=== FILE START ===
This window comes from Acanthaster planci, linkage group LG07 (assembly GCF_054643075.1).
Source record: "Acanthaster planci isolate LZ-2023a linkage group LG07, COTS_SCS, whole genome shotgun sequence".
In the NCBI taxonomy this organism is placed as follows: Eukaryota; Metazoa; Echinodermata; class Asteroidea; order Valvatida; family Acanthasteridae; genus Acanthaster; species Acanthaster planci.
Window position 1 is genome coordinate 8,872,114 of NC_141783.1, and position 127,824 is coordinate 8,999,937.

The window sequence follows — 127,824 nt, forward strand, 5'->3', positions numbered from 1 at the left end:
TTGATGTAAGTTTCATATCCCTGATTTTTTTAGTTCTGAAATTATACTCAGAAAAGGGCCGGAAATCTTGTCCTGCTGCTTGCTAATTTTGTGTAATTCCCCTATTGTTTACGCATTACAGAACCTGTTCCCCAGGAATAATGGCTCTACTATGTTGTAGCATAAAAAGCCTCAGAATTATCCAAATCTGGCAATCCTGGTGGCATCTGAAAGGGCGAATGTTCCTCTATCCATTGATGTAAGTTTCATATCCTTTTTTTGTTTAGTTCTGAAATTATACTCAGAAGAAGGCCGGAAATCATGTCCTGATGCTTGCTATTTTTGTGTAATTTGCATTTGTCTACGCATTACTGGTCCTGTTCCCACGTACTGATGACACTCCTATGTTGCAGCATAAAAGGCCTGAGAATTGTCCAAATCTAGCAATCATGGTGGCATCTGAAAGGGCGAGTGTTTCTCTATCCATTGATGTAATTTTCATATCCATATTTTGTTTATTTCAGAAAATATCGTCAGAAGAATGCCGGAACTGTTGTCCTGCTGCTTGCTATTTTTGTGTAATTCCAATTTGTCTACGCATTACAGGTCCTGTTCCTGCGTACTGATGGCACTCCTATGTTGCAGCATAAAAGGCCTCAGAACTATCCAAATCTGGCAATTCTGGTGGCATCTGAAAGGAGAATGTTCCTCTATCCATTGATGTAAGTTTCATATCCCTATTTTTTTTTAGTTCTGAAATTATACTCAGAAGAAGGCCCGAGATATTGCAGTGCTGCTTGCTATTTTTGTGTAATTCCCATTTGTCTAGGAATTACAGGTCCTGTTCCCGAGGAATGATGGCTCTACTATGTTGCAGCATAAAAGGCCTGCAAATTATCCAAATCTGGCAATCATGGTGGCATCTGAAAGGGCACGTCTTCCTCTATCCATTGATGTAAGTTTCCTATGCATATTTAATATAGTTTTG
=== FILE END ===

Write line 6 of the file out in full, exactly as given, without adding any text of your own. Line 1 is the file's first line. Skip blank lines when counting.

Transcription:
TTGATGTAAGTTTCATATCCCTGATTTTTTTAGTTCTGAAATTATACTCAGAAAAGGGCCGGAAATCTTGTCCTGCTGCTTGCTAATTTTGTGTAATTCCCCTATTGTTTACGCATTACAGAACCTGTTCCCCAGGAATAATGGCTCTACTATGTTGTAGCATAAAAAGCCTCAGAATTATCCAAATCTGGCAATCCTGGTGGCATCTGAAAGGGCGAATGTTCCTCTATCCATTGATGTAAGTTTCATATCCTTTTTTTGTTTAGTTCTGAAATTATACTCAGAAGAAGGCCGGAAATCATGTCCTGATGCTTGCTATTTTTGTGTAATTTGCATTTGTCTACGCATTACTGGTCCTGTTCCCACGTACTGATGACACTCCTATGTTGCAGCATAAAAGGCCTGAGAATTGTCCAAATCTAGCAATCATGGTGGCATCTGAAAGGGCGAGTGTTTCTCTATCCATTGATGTAATTTTCATATCCATATTTTGTTTATTTCAGAAAATATCGTCAGAAGAATGCCGGAACTGTTGTCCTGCTGCTTGCTATTTTTGTGTAATTCCAATTTGTCTACGCATTACAGGTCCTGTTCCTGCGTACTGATGGCACTCCTATGTTGCAGCATAAAAGGCCTCAGAACTATCCAAATCTGGCAATTCTGGTGGCATCTGAAAGGAGAATGTTCCTCTATCCATTGATGTAAGTTTCATATCCCTATTTTTTTTTAGTTCTGAAATTATACTCAGAAGAAGGCCCGAGATATTGCAGTGCTGCTTGCTATTTTTGTGTAATTCCCATTTGTCTAGGAATTACAGGTCCTGTTCCCGAGGAATGATGGCTCTACTATGTTGCAGCATAAAAGGCCTGCAAATTATCCAAATCTGGCAATCATGGTGGCATCTGAAAGGGCACGTCTTCCTCTATCCATTGATGTAAGTTTCCTATGCATATTTAATATAGTTTTG